[Marxism] The downfall of Shevardnadze

Raymond Chase r_chase at sympatico.ca
Tue Nov 25 12:28:27 MST 2003


 Politics, pipelines converge in Georgia
The downfall of Shevardnadze had its roots in the rivalry between the United
States and Russia, writes MARK MacKINNON

By MARK MacKINNON
The Globe and Mail (Toronto), November 24, 2003
http://www.theglobeandmail.com/servlet/ArticleNews/TPStory/LAC/20031124/UANAL24/International/Idx

It looked like a popular, bloodless revolution on the streets. Behind the
scenes, it smells more like another victory for the United States over
Russia in the post-Cold War international chess game.
Once, the game was played out on a truly global scale, in places such as
Angola and Afghanistan, and was cloaked as a fight between capitalism and
communism. These days, as Russian power and influence have shrunk, so has
the playing field. The fight for influence goes on, but the battlefields
have edged much closer to Moscow -- former colonies such as Kyrgyzstan and
Uzbekistan in Central Asia, and Azerbaijan and Georgia in the Caucasus.
Eduard Shevardnadze used to be one of the chess masters. Yesterday, he was
knocked aside like just another pawn.
The roots of Mr. Shevardnadze's downfall go much further back than Georgia's
disputed parliamentary election, held on Nov. 2, which even his
chief-of-staff has now acknowledged were rigged. They lie to the east, in
the oil under the Caspian Sea, one of the world's few great remaining,
relatively unexploited, sources of oil.
Since the collapse of the Soviet Union, Moscow and Washington have been
jockeying to control the route that will eventually take these enormous
resources more rapidly to market in the West. Georgia and neighbouring
Azerbaijan, which borders the Caspian, quickly came to be seen not just as
newly independent countries, but as part of an "energy corridor."
The old, Soviet-era pipeline runs from the Azerbaijani capital Baku north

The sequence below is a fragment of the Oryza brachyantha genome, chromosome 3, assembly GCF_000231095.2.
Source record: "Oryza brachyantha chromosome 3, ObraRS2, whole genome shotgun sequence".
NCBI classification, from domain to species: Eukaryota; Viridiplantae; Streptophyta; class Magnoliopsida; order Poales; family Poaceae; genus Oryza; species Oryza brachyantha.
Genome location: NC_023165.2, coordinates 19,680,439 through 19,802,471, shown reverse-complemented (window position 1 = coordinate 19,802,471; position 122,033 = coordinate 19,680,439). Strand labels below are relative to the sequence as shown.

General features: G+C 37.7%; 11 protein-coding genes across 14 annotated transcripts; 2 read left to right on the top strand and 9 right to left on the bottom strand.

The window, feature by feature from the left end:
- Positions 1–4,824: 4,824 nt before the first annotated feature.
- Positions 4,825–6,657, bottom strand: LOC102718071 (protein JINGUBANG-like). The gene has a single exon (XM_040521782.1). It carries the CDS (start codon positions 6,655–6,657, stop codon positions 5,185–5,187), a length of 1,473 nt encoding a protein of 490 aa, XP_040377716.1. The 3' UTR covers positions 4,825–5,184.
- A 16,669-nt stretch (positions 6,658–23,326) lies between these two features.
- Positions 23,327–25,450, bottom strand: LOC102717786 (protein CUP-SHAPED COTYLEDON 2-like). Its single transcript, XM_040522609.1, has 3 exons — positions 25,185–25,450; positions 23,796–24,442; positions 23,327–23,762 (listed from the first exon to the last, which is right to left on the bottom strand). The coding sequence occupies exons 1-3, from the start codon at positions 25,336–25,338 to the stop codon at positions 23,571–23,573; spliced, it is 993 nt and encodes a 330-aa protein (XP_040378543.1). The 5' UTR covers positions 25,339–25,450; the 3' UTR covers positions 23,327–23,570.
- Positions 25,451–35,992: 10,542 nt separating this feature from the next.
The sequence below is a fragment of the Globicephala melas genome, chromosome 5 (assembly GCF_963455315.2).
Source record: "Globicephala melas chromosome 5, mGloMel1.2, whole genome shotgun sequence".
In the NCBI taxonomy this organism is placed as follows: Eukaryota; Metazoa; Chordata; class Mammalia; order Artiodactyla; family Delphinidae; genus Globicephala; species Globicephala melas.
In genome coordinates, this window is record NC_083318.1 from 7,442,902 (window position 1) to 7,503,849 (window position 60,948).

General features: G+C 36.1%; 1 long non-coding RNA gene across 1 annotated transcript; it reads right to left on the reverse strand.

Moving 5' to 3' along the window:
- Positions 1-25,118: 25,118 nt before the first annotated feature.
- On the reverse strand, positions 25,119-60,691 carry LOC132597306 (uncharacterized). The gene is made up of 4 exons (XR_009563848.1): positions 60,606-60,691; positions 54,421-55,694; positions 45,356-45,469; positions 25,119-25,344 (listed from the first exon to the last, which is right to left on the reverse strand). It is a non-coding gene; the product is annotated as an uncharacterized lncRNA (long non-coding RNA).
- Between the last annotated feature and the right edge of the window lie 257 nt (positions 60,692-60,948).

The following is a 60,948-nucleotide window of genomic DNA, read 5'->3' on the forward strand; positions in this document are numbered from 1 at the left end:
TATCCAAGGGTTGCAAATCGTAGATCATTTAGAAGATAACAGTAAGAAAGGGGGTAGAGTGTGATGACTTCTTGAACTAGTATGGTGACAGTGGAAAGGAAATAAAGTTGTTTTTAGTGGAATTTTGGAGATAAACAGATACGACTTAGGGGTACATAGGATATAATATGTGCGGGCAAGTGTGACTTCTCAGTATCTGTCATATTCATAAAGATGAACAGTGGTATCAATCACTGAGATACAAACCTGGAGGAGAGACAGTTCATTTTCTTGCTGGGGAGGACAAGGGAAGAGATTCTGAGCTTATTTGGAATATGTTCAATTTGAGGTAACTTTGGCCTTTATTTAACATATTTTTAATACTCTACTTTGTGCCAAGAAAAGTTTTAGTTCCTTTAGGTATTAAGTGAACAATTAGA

into Russian territory, then west to the Black Sea port of Novorossisk, in
the process running through the troubled separatist region of Chechnya.
Anxious to build a more secure route, Western investors built a second line
in 1998 from Baku to the Georgian port city of Supsa. Plans were laid for an
even larger pipeline that would run through Georgia to Turkey and the
Mediterranean.
When these plans were made, Mr. Shevardnadze was seen as an asset by both
Western investors and the U.S. government. His reputation as the man who
helped end the Cold War gave investors a sense of confidence in the country,
and his stated intention to move Georgia out of Russia's orbit and into
Western institutions such as the North Atlantic Treaty Organization and the
European Union played well at the U.S. State Department.
The United States quickly moved to embrace Georgia, opening a military base
in the country two years ago to give Georgian soldiers "anti-terrorist"
training. They were the first U.S. troops to set up in a former Soviet
republic.
But somewhere along the line, Mr. Shevardnadze reversed course and decided
to once more embrace Russia. This summer, Georgia signed a secret 25-year
deal to make the Russian energy giant Gazprom its sole supplier of gas. Then
it effectively sold the electricity grid to another Russian firm, cutting
out AES, the company that the U.S. administration had backed to win the
deal. Mr. Shevardnadze attacked AES as "liars and cheats." Both deals
dramatically increased Russian influence in Tbilisi.
Washington's reaction was swift. Within weeks, U.S. President George W. Bush
had sent senior adviser Stephen Mann to Tbilisi with a warning: "Georgia
should not do anything that undercuts the powerful promise of an East-West
energy corridor," he said.
After the energy deals with Russia went ahead anyway, Mr. Mann was followed
by former U.S. secretary of state James Baker, ostensibly an old friend of
Mr. Shevardnadze, who warned the Georgian leader of the need for a free,
fair parliamentary election on Nov. 2.
(No such warning was given in neighbouring Azerbaijan, where outgoing
president Heidar Aliyev handed the presidency to his son in what observers
called a mockery of a vote. Mr. Aliyev had never been as cheeky with the
Americans as Mr. Shevardnadze.)
After the vote in Georgia, a U.S. organization called the Global Strategy
Group quickly released exit poll results that contradicted the official
count, and gave victory to the party of Mr. Shevardnadze's U.S.-educated
opponent, Mikhail Saakashvili. Richard Miles, the U.S. ambassador to Tbilisi
who also happened to be posted to Serbia when Slobodan Milosevic was toppled
by a popular revolt, made the rounds in Tbilisi, lending tacit support to
the opposition's contention that Mr. Shevardnadze had to go.
Yesterday, Mr. Shevardnadze went. The U.S.-backed candidate for president,
Mr. Saakashvili, won the day. And Russian Foreign Minister Igor Ivanov,
after telling Mr. Shevardnadze there was nothing more Moscow could do for
him, flew from Tbilisi to the coastal resort town of Batumi in the
autonomous republic of Adzharia to stir up new opposition.
The game begins again.





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